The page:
Drifting downstream as pioneers experiencing Xe Bang Fai for the first time, we relished the primal howls of primates, the jazzy tunes of tropical birds, the babbling of tributary creeks. One foggy morning, an old man paddled his handmade bamboo raft across the river to collect a net he had placed there the night before. Net full of tiny fish, he hobbled through our camp quite satisfied. We offered him a pack of cigarettes, but he was far more interested in the squash vegetables we had obtained back in the ‘big city’ of Boulapha. We came across a young couple at another portage, a man fishing with a handline reel constructed out of a piece of bamboo. His wife smoked a pipe while tending to their campfire, waiting patiently to prepare for their barbecue fish date night.
Drifting downstream as pioneers experiencing Xe Bang Fai for the first time, we relished the primal howls of primates, the jazzy tunes of tropical birds, the babbling of tributary creeks.
No expectations could have truly prepared us for our venture into this cave. I felt goosebumps erupting on my skin the first time I heard the roar of rapids from within.
At last, the day came we had long anticipated. We had spent many hours in Thai street markets haggling with vendors to prepare for it. Braden pulled a tangled pile out of his packraft, containing the precious items we desperately needed. Lights. It was time to enter the cave.
Prior to putting in on the river, we made a village stop at the cave’s exit. It was here that the locals of a village called Non Ping had started conducting tours a few years ago, exploring the final 2km upstream of the cave. The guided tour ended where the first (or in our case, the last) rapid began. We planned to explore the entire length of the cave, not just the end of it. We bought our permits from the Non Ping guides with the intention to visit them at the cave’s exit a few days later. It wasn’t worth explaining that we planned to explore it backwards.
Many Laotians in the area believed this cave, Tham Khoun Xe, was inhabited by spirits. Some idolised it, some feared it, but everyone in the vicinity who knew of its existence respected it. Very, very few actually entered it. The guides of Non Ping relayed a story of some villagers that climbed to its heights to gather swallows’ nests. These unfortunate souls slipped at the top and fell to the ground but, miraculously, sustained no injuries. Villagers hid in the cave during the Vietnam War, a respite from the chaos and bombings near the perimeter.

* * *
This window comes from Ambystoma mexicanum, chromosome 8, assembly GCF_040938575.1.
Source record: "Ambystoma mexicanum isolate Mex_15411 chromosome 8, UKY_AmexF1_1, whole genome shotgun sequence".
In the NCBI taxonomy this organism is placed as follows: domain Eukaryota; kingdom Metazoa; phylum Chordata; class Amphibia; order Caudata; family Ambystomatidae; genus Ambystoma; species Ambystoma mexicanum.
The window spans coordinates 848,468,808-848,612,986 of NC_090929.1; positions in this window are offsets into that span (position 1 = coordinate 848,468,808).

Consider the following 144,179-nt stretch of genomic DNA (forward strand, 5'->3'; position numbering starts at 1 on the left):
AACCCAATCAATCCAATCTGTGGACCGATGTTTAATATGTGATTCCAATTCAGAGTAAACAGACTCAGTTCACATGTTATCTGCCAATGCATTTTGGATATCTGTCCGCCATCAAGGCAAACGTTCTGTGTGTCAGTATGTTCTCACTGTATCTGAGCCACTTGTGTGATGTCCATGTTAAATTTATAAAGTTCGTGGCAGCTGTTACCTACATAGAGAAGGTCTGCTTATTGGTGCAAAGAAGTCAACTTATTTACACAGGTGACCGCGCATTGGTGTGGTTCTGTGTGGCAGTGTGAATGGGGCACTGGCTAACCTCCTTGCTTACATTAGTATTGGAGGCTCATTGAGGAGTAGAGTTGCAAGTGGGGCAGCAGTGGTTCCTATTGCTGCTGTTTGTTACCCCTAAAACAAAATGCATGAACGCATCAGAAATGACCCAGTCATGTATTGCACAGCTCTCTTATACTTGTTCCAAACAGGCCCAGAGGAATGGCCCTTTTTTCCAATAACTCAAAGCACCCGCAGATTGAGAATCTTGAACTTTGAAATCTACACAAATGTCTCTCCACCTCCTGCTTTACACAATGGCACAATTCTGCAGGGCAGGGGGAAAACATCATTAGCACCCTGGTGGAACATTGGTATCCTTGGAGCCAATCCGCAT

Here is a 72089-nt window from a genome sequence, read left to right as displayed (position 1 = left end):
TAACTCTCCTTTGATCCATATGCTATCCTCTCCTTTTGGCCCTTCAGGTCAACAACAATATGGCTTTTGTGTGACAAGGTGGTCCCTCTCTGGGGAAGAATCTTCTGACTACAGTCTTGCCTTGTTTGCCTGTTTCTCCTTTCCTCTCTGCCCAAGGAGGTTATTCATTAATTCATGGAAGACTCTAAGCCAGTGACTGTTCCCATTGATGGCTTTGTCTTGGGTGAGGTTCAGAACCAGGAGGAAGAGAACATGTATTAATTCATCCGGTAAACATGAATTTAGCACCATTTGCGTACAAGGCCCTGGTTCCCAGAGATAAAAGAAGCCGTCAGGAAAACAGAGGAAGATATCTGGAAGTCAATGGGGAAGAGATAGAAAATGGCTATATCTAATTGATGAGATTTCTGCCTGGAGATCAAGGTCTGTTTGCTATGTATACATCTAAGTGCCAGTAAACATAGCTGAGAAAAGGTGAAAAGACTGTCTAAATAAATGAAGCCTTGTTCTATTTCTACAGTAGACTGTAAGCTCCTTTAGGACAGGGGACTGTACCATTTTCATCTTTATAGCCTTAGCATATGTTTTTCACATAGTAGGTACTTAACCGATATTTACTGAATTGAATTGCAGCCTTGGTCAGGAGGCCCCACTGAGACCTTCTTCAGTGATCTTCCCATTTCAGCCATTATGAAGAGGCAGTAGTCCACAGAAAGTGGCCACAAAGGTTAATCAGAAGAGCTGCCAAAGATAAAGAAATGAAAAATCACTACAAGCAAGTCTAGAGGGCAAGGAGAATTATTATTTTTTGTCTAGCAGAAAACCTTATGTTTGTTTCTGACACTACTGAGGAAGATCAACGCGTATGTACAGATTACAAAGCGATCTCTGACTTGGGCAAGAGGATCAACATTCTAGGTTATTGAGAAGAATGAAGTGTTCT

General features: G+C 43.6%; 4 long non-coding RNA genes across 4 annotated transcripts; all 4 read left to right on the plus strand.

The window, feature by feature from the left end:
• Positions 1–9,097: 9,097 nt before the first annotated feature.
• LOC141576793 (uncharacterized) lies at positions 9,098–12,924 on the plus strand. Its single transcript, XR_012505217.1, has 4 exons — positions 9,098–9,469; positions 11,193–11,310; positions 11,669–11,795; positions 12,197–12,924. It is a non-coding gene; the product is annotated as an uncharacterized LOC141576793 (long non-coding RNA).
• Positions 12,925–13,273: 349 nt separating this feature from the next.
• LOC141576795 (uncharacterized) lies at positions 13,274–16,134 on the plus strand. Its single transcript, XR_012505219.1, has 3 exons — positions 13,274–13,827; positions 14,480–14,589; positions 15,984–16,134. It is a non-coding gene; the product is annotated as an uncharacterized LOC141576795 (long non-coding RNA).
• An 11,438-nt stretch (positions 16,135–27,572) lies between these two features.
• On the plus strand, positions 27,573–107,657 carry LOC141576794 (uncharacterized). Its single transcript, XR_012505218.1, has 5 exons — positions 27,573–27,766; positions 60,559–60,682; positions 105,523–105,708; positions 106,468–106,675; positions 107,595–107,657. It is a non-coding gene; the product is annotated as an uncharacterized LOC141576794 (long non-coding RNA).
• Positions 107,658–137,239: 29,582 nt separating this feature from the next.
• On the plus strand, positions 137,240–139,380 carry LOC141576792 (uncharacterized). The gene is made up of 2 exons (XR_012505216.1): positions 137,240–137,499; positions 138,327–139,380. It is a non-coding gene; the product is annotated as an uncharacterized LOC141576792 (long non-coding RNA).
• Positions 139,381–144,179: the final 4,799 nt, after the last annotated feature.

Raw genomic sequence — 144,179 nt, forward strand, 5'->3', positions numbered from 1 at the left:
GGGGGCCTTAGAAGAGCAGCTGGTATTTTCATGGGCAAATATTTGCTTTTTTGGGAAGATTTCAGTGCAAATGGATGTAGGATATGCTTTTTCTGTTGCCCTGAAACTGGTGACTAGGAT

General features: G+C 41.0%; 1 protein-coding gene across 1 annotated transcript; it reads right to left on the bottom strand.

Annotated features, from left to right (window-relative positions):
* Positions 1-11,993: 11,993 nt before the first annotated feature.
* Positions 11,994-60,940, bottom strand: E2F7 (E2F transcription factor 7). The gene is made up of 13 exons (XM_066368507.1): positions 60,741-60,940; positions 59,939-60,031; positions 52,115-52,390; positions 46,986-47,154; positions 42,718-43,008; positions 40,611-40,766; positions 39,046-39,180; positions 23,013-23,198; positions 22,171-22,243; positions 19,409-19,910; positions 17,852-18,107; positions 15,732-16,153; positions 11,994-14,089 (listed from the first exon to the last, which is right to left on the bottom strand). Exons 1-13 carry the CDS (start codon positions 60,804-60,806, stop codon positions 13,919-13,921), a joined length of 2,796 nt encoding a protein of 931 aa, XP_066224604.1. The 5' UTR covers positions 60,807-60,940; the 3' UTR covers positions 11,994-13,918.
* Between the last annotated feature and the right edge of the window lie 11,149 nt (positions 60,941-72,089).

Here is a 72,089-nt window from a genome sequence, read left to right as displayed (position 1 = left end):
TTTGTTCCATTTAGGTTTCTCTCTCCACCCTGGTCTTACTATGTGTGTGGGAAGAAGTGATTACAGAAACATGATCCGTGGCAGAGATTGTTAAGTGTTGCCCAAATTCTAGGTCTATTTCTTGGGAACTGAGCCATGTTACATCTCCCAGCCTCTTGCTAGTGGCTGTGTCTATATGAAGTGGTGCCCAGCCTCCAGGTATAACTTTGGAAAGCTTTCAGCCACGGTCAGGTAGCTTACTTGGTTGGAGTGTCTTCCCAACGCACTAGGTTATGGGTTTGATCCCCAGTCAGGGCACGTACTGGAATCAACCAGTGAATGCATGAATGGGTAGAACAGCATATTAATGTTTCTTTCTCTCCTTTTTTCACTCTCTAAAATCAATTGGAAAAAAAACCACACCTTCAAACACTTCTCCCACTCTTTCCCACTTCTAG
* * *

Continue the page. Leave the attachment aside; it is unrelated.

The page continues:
No expectations could have truly prepared us for our venture into this cave. The entrance… IMMENSE. I felt goosebumps erupting on my skin the first time I heard the roar of rapids from within.
‘What the hell are we thinking – we’re going to run rapids in the dark?’
The reality of this situation hit. Turning back at this point would be a bona fide pain in the ass, if even possible. The next 7km required keen attention, and I wished for my eyeballs to turn into Superpower Night Vision orbs just for the next 12 hours. Denied.
We paddled inside, our street-market-haggled head lamps leading the way. The first chamber felt like a vortex, a giant wind resisting us, perhaps urging us to turn back. Just as our eyes adjusted to the dark, we entered the next room; one with limestone walls that were easily 100ft tall and wide. A beam of light shone down onto us for a moment as we entered a room that was partially collapsed. But, the further we paddled, the louder the sounds became from the bowels of the cave. And then, there it was before us, awaiting us in the next chamber: our first rapid.
We spent more time than we should have scouting this Class II rapid. We eventually ran it, screaming the entire time, eyes wide shut preparing for the abyss.
We pushed on for the next few hours. There were numerous chambers, and they were all Herculean. Drops of water splashed onto our noses from the 70m-tall ceilings. Some rooms were filled with insects that would suicide-bomb into our faces, narrowly escaping the bats we could see framed in our head lamp beams on the ceilings. We stunned ourselves, over and over, during this subterranean visual journey of elongated stalactites or pools of cosmic travertine. Even the most skilled sculptor couldn’t replicate the mounds of white calcite forming into terraces directly before our eyes. But, because of the darkness and the scale of this place, the experience was similar to peering through a toilet paper tube. In fact, it felt so bizarre, I wondered at times if maybe we had been abducted and transferred to a different planet.
Running rapids with a dim head lamp does not inspire confidence. The roar echoing off the walls made riffles in the water sound like giant waterfalls downstream. I’d miss eddies and bounce into unknown objects. Scouting in this setting was asinine. At one point, I paddled harder than I’d ever paddled before, sure of imminent death; but instead, landed my packraft onto a nearby beach. Happy to still have those cheat lines deep in that dark, scary cave.
Time wasn’t a factor in this journey, as there was no concept of night-time there. We could’ve been inside for 4 hours or 16, I’ll never know. But, after one of our many portages and after what seemed like an age, a sparkle of light appeared downstream. Were we finally exiting this womb? We paddled closer, into the final chamber where a brilliant full moon smiled down. The exit was just as pretty as the entrance. Vibrant ferns and rhododendrons hugged every nook and cranny of the walls. I breathed in the sweet scent of vegetation, happy to be back in a world with plants. We turned around to have one final view of the place we had just escaped. Whew. What a ride.
We exited the cave around 1.00am, into a quiet night. We pitched our tent on the first beach we met, our only neighbours being the absurdly skittish, night-time roaming cattle. Wringing wet like two river otters, we peeled our clothes off and launched our frigid, naked bodies into sleeping bags. Exhaustion.
Tomorrow, we’d go find a new adventure. Tomorrow, we’d retrace our steps back to a place more familiar than here. But tonight, with the melodies of crickets and cows, with the whistles and quiet hums from the cave, perhaps voices of the past, we’d dream of this surreal journey on the Xe Bang Fai.